The Role for miRNAs in Alopecia Areata

PI Name: 
Natalia V. Botchkareva, MD, PhD
Research Grant


This project aims to define the role of miR-486 and miR-451 in hair growth and hair follicle immune privilege in normal and affected skin in the mouse model and to determine the role of miR-486 and miR-451 in the response of human hair follicles to pro-inflammatory cytokines.


Alopecia areata is an autoimmune disease that is manifested by the hair loss as a result of hair follicle damage induced by the immune cells. Data obtained during the last decade has revealed that distinct signaling pathways implicated in the development of alopecia areata are of particular importance. Recent data demonstrate that activity of these signaling pathways is governed by microRNAs (miRNAs). These are small ribonucleic acid molecules, which negatively regulate gene expression by interaction with their multiple targets in a nucleotide sequence-specific manner. miRNAs are crucially important for normal skin and hair follicle development, as well as they contribute to the development of the varieties of the pathological conditions inside and outside of the skin. However, how miRNAs are involved in the mediating signaling induced by pro-inflammatory molecules in alopecia areata affected skin and their role in the control of inflammation and hair follicle damage are largely unknown. This project will look at how two of those miRNAs, namely miR-486 and miR-451, impacts the development and progression of alopecia areata. Because miR-486 and miR-451 are implicated in the regulation of the genes that control inflammation and cell death, we will test the hypothesis that miR- 486 and miR-451 are involved in the hair follicle protection from the immune attack and toxic effects induced by pro-inflammatory signals. This project will also explore how miR-486 and miR-451 modulate the activity of the different molecular signals in the hair follicle cells that are essential for hair follicle health.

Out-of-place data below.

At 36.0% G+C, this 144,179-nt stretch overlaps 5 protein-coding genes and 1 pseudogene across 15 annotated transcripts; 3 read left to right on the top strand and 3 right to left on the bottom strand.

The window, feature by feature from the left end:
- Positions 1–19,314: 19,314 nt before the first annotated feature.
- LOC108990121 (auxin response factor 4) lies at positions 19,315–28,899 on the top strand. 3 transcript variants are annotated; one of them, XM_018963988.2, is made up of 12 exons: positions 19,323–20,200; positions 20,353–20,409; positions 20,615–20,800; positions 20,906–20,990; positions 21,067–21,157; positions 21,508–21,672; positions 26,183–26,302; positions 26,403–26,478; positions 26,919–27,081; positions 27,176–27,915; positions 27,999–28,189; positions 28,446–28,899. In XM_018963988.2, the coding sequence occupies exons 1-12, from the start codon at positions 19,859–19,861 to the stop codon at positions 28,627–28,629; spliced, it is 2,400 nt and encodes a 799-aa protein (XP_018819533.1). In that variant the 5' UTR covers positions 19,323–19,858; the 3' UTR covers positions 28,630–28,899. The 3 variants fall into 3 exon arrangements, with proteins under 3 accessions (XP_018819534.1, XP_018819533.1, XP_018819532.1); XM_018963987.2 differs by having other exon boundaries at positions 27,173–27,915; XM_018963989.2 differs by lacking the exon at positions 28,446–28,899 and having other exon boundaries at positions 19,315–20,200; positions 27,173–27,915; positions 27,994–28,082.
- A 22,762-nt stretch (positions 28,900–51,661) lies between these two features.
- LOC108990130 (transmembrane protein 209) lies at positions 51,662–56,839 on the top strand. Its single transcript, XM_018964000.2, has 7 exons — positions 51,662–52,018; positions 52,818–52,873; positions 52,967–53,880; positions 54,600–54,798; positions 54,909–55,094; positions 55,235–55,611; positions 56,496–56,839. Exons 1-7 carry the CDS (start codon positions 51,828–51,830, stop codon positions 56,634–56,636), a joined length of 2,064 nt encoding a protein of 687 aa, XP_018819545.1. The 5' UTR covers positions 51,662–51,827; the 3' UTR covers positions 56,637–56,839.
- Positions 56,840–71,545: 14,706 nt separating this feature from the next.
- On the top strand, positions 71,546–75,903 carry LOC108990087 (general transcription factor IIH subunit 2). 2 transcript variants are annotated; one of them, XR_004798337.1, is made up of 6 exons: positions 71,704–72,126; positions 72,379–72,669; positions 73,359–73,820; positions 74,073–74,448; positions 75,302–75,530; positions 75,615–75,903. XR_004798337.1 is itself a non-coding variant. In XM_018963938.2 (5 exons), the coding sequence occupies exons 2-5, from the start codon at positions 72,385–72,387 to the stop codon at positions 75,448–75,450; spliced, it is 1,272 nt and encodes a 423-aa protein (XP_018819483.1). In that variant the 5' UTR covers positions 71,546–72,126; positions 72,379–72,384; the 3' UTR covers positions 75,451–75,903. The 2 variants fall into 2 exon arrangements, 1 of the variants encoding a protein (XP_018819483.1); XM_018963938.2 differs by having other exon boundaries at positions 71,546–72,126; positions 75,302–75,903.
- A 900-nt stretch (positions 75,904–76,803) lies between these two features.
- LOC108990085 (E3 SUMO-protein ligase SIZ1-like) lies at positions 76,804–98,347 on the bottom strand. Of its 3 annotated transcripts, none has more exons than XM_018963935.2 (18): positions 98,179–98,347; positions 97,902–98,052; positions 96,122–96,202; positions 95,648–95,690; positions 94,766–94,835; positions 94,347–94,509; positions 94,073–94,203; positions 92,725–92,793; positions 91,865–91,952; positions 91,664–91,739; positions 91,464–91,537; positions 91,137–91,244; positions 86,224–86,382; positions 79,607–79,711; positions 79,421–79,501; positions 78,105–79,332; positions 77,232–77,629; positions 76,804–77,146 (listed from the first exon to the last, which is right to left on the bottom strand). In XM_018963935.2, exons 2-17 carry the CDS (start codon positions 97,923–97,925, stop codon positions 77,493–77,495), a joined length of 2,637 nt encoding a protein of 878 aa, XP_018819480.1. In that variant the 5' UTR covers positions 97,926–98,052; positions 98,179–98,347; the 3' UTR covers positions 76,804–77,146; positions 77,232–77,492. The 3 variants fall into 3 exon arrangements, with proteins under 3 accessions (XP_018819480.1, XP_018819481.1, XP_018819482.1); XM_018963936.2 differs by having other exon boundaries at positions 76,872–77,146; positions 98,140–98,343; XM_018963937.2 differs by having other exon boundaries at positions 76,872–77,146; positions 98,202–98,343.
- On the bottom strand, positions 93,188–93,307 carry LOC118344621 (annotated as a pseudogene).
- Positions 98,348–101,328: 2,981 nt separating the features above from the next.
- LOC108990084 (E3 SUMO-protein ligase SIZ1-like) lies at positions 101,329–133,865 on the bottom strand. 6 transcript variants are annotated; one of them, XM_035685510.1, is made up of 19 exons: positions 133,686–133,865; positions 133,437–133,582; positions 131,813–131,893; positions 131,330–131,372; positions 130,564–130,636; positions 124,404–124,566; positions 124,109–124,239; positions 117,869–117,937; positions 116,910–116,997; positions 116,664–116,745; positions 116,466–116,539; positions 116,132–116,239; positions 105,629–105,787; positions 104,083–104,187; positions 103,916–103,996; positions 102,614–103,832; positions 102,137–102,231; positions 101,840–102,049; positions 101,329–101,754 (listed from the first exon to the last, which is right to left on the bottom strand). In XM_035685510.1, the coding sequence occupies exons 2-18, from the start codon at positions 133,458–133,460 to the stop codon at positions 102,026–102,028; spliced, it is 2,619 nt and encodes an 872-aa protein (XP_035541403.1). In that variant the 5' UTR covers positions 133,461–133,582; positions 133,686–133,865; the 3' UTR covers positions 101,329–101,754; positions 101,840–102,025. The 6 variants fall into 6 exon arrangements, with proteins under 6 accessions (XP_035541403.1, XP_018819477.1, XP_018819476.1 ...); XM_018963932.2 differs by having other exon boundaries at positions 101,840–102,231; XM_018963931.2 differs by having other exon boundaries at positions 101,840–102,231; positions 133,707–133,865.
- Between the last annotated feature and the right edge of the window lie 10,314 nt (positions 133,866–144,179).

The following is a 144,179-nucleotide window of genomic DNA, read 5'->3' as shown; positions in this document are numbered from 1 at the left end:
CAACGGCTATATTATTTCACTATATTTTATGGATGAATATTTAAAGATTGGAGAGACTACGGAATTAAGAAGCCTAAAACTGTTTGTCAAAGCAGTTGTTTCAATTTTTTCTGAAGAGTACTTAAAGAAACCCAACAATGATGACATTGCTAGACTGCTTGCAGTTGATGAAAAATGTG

The identification of the role of micro RNAs (miRNAs) in pathogenesis could lead to novel therapies for alopecia areata.